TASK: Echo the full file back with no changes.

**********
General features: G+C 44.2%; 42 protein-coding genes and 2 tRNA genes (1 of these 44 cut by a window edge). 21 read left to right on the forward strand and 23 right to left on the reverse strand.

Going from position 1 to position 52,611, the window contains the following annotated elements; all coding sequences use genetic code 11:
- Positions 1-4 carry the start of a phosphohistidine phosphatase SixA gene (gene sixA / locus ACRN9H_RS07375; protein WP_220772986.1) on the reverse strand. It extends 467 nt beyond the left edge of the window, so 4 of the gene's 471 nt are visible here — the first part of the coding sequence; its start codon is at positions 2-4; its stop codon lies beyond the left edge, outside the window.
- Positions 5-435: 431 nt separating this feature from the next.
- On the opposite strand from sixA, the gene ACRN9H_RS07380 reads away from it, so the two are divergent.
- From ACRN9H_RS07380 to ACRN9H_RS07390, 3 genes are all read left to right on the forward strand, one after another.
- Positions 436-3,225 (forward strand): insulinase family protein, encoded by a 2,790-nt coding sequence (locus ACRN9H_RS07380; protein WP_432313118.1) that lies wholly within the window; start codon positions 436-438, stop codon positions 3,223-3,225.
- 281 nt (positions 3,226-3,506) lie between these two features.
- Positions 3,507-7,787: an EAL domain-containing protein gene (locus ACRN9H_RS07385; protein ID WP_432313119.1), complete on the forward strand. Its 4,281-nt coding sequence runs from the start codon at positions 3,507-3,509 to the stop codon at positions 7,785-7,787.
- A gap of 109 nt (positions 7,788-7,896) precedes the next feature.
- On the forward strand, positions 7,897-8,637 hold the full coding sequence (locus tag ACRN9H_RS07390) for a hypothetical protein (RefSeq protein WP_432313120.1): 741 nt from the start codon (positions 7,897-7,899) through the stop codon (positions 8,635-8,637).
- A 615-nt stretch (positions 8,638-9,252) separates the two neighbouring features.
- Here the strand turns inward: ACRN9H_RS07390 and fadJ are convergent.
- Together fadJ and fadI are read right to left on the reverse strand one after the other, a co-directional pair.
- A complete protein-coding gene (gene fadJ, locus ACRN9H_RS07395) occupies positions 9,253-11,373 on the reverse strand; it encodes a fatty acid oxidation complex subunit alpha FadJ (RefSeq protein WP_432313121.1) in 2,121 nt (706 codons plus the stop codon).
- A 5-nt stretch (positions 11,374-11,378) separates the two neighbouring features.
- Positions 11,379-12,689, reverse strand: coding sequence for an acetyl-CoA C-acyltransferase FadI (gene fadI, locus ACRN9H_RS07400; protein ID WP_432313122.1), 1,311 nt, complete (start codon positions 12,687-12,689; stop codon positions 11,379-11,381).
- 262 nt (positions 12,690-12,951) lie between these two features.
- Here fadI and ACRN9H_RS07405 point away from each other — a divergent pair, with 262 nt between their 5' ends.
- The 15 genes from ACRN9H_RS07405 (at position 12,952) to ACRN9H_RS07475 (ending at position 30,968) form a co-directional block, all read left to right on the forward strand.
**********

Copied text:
General features: G+C 44.2%; 42 protein-coding genes and 2 tRNA genes (1 of these 44 cut by a window edge). 21 read left to right on the forward strand and 23 right to left on the reverse strand.

Going from position 1 to position 52,611, the window contains the following annotated elements; all coding sequences use genetic code 11:
- Positions 1-4 carry the start of a phosphohistidine phosphatase SixA gene (gene sixA / locus ACRN9H_RS07375; protein WP_220772986.1) on the reverse strand. It extends 467 nt beyond the left edge of the window, so 4 of the gene's 471 nt are visible here — the first part of the coding sequence; its start codon is at positions 2-4; its stop codon lies beyond the left edge, outside the window.
- Positions 5-435: 431 nt separating this feature from the next.
- On the opposite strand from sixA, the gene ACRN9H_RS07380 reads away from it, so the two are divergent.
- From ACRN9H_RS07380 to ACRN9H_RS07390, 3 genes are all read left to right on the forward strand, one after another.
- Positions 436-3,225 (forward strand): insulinase family protein, encoded by a 2,790-nt coding sequence (locus ACRN9H_RS07380; protein WP_432313118.1) that lies wholly within the window; start codon positions 436-438, stop codon positions 3,223-3,225.
- 281 nt (positions 3,226-3,506) lie between these two features.
- Positions 3,507-7,787: an EAL domain-containing protein gene (locus ACRN9H_RS07385; protein ID WP_432313119.1), complete on the forward strand. Its 4,281-nt coding sequence runs from the start codon at positions 3,507-3,509 to the stop codon at positions 7,785-7,787.
- A gap of 109 nt (positions 7,788-7,896) precedes the next feature.
- On the forward strand, positions 7,897-8,637 hold the full coding sequence (locus tag ACRN9H_RS07390) for a hypothetical protein (RefSeq protein WP_432313120.1): 741 nt from the start codon (positions 7,897-7,899) through the stop codon (positions 8,635-8,637).
- A 615-nt stretch (positions 8,638-9,252) separates the two neighbouring features.
- Here the strand turns inward: ACRN9H_RS07390 and fadJ are convergent.
- Together fadJ and fadI are read right to left on the reverse strand one after the other, a co-directional pair.
- A complete protein-coding gene (gene fadJ, locus ACRN9H_RS07395) occupies positions 9,253-11,373 on the reverse strand; it encodes a fatty acid oxidation complex subunit alpha FadJ (RefSeq protein WP_432313121.1) in 2,121 nt (706 codons plus the stop codon).
- A 5-nt stretch (positions 11,374-11,378) separates the two neighbouring features.
- Positions 11,379-12,689, reverse strand: coding sequence for an acetyl-CoA C-acyltransferase FadI (gene fadI, locus ACRN9H_RS07400; protein ID WP_432313122.1), 1,311 nt, complete (start codon positions 12,687-12,689; stop codon positions 11,379-11,381).
- 262 nt (positions 12,690-12,951) lie between these two features.
- Here fadI and ACRN9H_RS07405 point away from each other — a divergent pair, with 262 nt between their 5' ends.
- The 15 genes from ACRN9H_RS07405 (at position 12,952) to ACRN9H_RS07475 (ending at position 30,968) form a co-directional block, all read left to right on the forward strand.